In 4 water traps - 3 near our overwintered swede plot and 1 near some oil seed rape:

  • 45 male cabbage root flies and 9 females
  • 216 bean seed flies
  • 35 pollen beetles

We also recovered 47 cabbage root fly eggs from the soil around 15 cauliflower plants.


April 13, 2017

Pest update 13th April

Between Monday and today we caught:

On 3 sticky traps:

  • 9 carrot flies
  • 2 Orthops spp.

In 4 water traps - 3 near our overwintered swede plot and 1 near some oil seed rape:

  • 70 male cabbage root flies and 10 females
  • 212 bean seed flies
  • 34 pollen beetles
  • 2 flea beetles

We also recovered 16 cabbage root fly eggs from the soil around 15 cauliflower plants - our first eggs of the year.


AHDB Aphid News released

The latest edition of AHDB Aphid News has just been released for the week ending 9th April.

With regard to potential pest aphids of horticultural crops then suction trap captures were as follows:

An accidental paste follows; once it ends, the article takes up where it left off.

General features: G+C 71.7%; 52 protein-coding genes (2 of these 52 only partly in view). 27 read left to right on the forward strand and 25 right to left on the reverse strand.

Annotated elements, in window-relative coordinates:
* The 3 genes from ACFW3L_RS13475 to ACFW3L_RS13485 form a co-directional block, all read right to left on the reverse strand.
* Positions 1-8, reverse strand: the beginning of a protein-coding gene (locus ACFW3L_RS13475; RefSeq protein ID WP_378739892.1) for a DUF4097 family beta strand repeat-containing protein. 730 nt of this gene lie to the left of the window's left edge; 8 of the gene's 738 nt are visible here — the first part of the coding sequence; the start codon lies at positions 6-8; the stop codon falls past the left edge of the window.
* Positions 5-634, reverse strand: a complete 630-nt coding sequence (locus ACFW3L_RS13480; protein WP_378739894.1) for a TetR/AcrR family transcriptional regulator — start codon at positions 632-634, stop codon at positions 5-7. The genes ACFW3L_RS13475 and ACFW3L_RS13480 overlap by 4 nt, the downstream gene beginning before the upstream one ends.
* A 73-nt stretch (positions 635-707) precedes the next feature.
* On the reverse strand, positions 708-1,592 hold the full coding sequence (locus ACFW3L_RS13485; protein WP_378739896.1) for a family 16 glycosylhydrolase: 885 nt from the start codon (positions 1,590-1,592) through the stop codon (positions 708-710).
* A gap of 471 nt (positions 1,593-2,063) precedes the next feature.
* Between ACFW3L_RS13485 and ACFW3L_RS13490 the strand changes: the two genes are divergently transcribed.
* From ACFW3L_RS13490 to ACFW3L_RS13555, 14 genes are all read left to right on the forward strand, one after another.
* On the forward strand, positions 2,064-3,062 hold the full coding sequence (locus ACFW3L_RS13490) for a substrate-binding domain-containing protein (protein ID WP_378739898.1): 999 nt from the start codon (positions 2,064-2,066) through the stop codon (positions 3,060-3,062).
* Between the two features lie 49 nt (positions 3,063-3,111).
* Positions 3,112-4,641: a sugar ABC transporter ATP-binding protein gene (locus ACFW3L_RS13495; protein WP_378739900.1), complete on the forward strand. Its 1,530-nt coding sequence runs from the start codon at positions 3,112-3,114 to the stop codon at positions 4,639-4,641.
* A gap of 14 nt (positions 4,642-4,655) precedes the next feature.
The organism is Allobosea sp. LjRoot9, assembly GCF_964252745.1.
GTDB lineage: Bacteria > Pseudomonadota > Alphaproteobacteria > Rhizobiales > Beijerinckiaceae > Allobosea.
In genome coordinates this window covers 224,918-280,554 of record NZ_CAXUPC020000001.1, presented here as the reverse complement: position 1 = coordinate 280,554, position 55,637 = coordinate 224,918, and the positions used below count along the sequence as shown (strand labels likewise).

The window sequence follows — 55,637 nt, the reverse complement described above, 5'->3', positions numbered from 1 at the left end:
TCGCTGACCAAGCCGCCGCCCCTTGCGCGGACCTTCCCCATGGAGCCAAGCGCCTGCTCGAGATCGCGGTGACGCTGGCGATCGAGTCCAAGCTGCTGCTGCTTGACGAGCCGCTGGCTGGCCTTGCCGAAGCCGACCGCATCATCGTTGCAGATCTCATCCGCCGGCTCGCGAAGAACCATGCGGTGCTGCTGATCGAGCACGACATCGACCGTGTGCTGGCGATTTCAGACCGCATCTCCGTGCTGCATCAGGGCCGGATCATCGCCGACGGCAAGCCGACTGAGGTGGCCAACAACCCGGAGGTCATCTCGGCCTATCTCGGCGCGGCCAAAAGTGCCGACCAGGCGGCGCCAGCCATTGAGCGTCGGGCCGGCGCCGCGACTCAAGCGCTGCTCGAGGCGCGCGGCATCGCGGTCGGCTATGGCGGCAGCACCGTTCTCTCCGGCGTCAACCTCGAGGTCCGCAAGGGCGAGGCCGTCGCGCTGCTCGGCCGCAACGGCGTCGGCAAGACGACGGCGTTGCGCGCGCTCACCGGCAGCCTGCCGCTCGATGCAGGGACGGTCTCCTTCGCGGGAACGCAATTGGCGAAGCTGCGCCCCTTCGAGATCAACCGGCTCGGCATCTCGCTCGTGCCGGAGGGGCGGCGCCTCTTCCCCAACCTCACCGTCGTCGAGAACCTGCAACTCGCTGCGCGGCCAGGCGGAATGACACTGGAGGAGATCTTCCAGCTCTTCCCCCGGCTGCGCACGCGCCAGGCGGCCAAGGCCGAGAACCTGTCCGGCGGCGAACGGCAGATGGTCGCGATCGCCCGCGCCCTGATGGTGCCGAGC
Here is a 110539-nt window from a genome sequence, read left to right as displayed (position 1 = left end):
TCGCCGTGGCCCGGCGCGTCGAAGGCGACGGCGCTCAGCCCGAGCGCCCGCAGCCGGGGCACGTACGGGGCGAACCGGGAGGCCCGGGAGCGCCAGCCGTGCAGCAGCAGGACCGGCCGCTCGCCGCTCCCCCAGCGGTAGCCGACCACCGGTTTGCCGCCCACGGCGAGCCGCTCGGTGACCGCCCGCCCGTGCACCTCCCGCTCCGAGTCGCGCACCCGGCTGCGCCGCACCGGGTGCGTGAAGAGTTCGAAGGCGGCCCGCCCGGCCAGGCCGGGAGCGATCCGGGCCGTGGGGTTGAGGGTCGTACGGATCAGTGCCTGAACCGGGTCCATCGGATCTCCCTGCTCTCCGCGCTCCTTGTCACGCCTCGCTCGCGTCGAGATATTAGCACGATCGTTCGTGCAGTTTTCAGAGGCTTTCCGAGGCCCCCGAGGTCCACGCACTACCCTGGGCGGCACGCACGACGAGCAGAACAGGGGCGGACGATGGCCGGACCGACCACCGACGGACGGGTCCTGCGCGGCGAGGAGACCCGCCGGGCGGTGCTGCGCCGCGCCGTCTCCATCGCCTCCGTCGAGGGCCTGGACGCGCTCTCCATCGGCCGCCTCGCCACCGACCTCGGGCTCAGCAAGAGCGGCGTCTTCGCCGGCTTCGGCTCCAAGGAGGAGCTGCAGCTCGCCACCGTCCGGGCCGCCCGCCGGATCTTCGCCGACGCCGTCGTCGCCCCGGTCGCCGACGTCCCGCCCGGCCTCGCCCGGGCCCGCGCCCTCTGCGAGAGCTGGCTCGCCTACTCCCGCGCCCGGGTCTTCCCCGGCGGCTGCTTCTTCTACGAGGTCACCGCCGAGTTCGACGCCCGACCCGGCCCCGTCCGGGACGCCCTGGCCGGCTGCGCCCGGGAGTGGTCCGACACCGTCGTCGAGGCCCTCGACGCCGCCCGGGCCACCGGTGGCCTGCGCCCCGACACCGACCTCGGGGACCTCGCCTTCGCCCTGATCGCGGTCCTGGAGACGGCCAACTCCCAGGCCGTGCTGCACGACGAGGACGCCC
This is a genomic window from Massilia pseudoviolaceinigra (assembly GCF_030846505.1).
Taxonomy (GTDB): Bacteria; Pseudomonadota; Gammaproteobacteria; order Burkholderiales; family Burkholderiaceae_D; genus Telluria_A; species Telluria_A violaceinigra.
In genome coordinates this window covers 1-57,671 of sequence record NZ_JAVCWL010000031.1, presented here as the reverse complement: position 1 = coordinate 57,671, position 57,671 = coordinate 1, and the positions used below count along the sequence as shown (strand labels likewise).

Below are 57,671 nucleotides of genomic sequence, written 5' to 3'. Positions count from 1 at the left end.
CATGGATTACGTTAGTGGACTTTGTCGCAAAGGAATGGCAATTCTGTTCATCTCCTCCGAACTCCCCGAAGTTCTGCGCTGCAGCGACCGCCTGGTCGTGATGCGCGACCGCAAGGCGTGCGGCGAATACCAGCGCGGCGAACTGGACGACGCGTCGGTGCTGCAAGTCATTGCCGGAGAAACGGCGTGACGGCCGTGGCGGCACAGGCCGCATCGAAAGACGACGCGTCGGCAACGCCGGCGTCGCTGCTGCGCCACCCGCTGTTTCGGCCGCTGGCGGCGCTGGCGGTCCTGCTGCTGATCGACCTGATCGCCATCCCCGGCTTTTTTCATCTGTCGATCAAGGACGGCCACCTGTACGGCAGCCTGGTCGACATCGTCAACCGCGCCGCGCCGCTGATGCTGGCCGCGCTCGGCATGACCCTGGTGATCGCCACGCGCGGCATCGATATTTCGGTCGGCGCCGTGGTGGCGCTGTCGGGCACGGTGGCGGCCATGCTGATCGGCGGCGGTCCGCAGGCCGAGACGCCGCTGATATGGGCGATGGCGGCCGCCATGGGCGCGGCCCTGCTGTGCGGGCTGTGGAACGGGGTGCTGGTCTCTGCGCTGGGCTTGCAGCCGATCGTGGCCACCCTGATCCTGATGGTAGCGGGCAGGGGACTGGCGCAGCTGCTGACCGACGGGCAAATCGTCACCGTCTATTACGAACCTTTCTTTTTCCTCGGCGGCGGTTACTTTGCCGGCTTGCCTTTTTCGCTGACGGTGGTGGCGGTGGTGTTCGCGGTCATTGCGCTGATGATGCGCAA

• A single peach–potato aphid was caught this bulletin week at Starcross, making three in the last 7 weeks at this site.
  • Single willow ̶ carrot aphids were caught at Broom’s Barn and Silwood, both were first arrivals and two to three weeks earlier than the 10-year means.
  • Single pea aphids were caught at Broom’s Barn and Silwood, both were first arrivals and three to five weeks earlier than the 10-year means.
  • No potato aphids (Macrosiphum euphorbiae), mealy cabbage aphids (Brevocoryne brassicae) or black bean aphids (Aphis fabae) have been caught so far this year.
  • The shallot aphid (Myzus ascalonicus) is the most numerous aphid species in our suction-trap samples to date.